Skip to main content
The Official Site of the Minnesota Wild

Wild lands on wrong side of razor-thin margin in loss to Sharks

Strange bounces, scenarios wreak havoc in tight defeat to open critical homestand

by Phil Ervin /

ST. PAUL -- Ironically but honestly, Wild goaltender Devan Dubnyk is doing his best to enjoy Minnesota's current existence on the razor-thin parapet between competing for a Stanley Cup and an all-too-early offseason.

"This is why we play," Dubnyk said after making 26 saves in Minnesota's 3-0 loss Monday night at Xcel Energy Center. "You can be at this point in the season and have it not matter, and that's not fun, it's not where you want to be. This is why we play and this is where we want to be, so you have to enjoy the opportunity and the pressure that comes with it and go play.

"With that, you can't let one mistake or one play crush you, or affect what you're doing. You just have to make sure that you have real good focus and understand that the margin between winning and losing is very small."

The Wild (33-29-8) endured several reminders of that Monday in front of 18,907 fans on Hockey Is For Everyone Awareness Night.

An early Jonas Brodin shot from the point tipped by Zach Parise and off the inside of the goalpost. A deflection off Sharks center Barclay Goodrow's chest and past Dubnyk that broke a scoreless tie in the second. Several net-front scrums on San Jose goaltender Martin Jones' doorstep that came up empty. And a bizarre coach's challenge that wasn't allowed to transpire after Logan Couture's successful penalty shot made it 3-0 at 10:01 of the third frame.

Video: Bruce Boudreau postgame vs. San Jose

The margin Monday means Minnesota is 1-5-3 in its past nine home games but still clinging to the Western Conference's final playoff spot thanks to losses by Colorado and Arizona on Monday night. The Sharks (42-19-8) won their fifth in a row to move back into the Pacific Division's No. 1 slot.

"It's been a tough place for us this year for whatever reason," Wild winger Zach Parise said of St. Paul. "There's areas that have to be way better in order for us to win games. There's a lot of different things that we have to do better to give ourselves a chance."

One of them is the power play. Minnesota was 0-for-3 Monday night and hasn't scored on the man advantage since Feb. 26.

Part of that's integrating recently-acquired players like Victor Rask -- who was activated off injured reserve and played in his first game since Feb. 17 -- Ryan Donato and Kevin Fiala into the system. Part of it's communication. And part of it's simply having the bandwidth to work on it, coach Bruce Boudreau said.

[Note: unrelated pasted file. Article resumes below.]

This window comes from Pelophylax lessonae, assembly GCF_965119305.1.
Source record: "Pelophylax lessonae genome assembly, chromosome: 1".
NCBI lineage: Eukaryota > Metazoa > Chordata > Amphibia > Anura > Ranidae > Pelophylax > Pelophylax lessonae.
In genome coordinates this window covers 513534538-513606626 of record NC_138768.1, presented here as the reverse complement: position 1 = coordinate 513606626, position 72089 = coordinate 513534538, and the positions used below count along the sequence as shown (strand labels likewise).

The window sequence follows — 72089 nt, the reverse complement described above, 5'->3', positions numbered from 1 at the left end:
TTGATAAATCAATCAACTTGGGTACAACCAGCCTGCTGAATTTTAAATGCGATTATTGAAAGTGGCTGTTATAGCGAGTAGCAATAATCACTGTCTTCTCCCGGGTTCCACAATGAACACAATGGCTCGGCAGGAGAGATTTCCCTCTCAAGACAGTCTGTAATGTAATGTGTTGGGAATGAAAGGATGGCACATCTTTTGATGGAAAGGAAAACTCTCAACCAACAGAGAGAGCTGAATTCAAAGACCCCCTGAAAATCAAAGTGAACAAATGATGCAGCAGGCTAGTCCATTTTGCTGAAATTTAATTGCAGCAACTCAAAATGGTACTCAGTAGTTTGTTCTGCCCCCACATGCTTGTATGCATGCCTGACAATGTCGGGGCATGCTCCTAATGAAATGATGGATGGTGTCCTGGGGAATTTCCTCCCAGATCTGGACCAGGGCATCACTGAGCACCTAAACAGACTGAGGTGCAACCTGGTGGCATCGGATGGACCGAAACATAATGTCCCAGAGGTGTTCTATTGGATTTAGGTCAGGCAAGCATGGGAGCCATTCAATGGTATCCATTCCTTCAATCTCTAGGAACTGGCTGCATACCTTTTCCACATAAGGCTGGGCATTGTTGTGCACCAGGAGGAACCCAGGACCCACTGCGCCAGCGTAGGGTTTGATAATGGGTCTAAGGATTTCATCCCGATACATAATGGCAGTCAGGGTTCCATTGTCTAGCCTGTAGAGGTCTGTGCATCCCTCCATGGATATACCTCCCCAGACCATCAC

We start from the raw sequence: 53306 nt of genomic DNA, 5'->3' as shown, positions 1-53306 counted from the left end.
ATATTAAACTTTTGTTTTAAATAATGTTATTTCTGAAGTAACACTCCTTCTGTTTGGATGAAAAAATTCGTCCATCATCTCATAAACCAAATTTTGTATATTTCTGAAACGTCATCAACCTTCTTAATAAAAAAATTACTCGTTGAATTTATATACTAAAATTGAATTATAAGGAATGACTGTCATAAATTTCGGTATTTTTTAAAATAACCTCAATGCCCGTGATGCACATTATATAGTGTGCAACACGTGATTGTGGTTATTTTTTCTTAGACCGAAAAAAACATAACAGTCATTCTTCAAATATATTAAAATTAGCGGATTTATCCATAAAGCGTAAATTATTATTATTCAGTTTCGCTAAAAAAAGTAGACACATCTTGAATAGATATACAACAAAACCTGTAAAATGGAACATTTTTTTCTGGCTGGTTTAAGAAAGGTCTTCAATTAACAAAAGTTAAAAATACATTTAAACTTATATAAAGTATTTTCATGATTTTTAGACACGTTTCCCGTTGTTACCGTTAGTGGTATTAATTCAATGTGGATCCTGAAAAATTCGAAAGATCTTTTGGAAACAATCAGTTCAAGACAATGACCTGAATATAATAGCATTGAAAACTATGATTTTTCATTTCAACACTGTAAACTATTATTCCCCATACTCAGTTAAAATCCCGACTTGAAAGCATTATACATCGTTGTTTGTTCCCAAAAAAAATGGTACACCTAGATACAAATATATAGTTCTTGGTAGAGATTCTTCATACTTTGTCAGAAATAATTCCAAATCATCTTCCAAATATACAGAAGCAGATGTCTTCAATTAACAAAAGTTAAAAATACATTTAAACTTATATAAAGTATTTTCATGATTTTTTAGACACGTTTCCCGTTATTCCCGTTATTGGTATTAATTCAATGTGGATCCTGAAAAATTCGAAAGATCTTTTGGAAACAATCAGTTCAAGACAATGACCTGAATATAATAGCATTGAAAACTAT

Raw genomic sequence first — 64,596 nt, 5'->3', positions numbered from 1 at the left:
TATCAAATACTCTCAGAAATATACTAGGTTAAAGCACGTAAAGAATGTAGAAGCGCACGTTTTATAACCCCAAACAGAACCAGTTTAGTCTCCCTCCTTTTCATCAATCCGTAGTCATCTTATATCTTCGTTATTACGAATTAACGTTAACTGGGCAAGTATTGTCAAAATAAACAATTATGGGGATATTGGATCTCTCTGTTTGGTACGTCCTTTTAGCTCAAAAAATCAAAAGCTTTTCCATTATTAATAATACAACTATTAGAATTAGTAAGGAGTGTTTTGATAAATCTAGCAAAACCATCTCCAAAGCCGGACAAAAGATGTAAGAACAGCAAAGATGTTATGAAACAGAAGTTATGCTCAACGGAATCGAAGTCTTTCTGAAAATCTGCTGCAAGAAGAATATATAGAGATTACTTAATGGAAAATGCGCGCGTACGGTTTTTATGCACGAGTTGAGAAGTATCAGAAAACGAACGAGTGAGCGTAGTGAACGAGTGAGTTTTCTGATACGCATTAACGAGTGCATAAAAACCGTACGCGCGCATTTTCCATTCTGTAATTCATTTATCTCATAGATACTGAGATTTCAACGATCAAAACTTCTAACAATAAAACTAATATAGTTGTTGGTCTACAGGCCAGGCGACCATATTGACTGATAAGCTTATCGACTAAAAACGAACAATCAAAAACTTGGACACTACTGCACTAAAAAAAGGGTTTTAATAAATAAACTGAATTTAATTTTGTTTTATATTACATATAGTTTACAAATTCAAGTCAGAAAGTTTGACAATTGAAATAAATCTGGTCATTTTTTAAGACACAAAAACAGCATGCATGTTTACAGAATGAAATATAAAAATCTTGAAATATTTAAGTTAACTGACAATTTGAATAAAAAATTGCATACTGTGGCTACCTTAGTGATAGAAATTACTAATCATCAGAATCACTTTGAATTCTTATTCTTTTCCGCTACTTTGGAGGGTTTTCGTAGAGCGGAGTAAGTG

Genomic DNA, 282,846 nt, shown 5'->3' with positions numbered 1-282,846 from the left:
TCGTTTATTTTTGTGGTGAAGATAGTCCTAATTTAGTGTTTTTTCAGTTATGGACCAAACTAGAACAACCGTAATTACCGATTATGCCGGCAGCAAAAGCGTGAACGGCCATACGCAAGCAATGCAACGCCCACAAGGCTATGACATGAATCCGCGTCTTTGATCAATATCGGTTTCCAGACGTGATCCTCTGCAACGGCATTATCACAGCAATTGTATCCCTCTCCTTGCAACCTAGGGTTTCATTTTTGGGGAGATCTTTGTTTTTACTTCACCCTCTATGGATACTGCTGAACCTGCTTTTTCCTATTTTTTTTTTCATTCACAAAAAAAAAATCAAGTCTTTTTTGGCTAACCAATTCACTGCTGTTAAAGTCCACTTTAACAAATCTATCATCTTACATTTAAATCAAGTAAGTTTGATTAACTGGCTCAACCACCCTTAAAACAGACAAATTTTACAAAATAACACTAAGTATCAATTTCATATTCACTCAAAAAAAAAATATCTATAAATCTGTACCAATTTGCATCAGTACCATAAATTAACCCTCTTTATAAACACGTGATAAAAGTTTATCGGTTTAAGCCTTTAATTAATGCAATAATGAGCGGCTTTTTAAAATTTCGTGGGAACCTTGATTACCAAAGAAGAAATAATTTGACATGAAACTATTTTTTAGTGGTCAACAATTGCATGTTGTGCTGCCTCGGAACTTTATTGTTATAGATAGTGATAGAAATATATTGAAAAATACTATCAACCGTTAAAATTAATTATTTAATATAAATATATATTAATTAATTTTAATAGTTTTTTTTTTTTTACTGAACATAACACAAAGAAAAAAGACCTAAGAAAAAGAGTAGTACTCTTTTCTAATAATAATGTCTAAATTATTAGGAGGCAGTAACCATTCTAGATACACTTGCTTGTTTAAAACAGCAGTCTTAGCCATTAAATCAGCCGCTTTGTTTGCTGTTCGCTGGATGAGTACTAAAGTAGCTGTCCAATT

[Push for the Playoffs: Save on online ticket fees now through the end of the regular season.]

"Quite frankly, we've tried new things and we haven't had the practice time to really emphasize it," Boudreau said. "I can guarantee the next practice we have will be mostly special teams. But last week we played five games in seven nights. We're not going to practice the other two days. And with the addition of new guys, we're having to do it visually and verbally and sometimes it's just as effective."

Some strange bounces and rare scenarios didn't help matters Monday.

Goodrow's goal came by the slimmest of margins after Marc-Edouard Vlasic's shot careened off the front of Goodrow's sweater. That made it 1-0 at 14:06 of the second period after a nip-and-tuck affair to that point.

Tomas Hertl scored 4 minutes, 37 into the third to double the lead. Then things got so strange even the League office appeared to need a moment to thumb through the rule book.

Midway through the final period, Couture came in on Dubnyk on a breakaway and was hooked by Wild defenseman Anthony Bitteto. The Sharks forward capitalized on the ensuing penalty shot, but Boudreau thought Couture had the puck in offside.

The coach tried to appeal via a challenge, and the officials briefly convened at the scorer's table. It was then confirmed the play can't be challenged -- Rule 78.7 in the NHL rule book says "a team may only request a Coach's Challenge to review a play that results in a 'GOAL' call on the ice where the defending team asserts that the play should have been stopped by reason of an 'Off-side' infraction by the attacking team."

Video: Locker room postgame vs. San Jose

"The original play did not result in a 'GOAL' call on the ice and, therefore, cannot be subject to Coach's Challenge," the league Situation Room said in a rule clarification issued Monday night.

"This is probably a situation that doesn't come up every day," Boudreau said. "The referees, good on them that they went to Toronto to check if they weren't 100 percent on it."

That proved to be the dagger as Minnesota was unable to mount many chances. It'll take a day off Tuesday, focus on special teams during Wednesday's practice, then continue a four-game homestand Thursday here against the Stars -- one of the teams with which Minnesota's racing for a seventh consecutive postseason berth.

"You just can't let this one game get us down and on a bad run like before," Dubnyk said. "We just can't let that happen right now. We've got to find a way to feel good about ourselves and get back to doing what we were doing [well]."

Said forward Eric Staal: "Every game's huge. It doesn't matter at this point. Obviously, at home we need to do a better job of getting points. It's been that case all year. Tonight we were hoping to get in the win column, get that feeling at home here started off the right way. We weren't able to do that, so we need to get back to work this week and be ready for the next one."


Video: MIN Recap: Wild stymied by Jones, Sharks in 3-0 loss

View More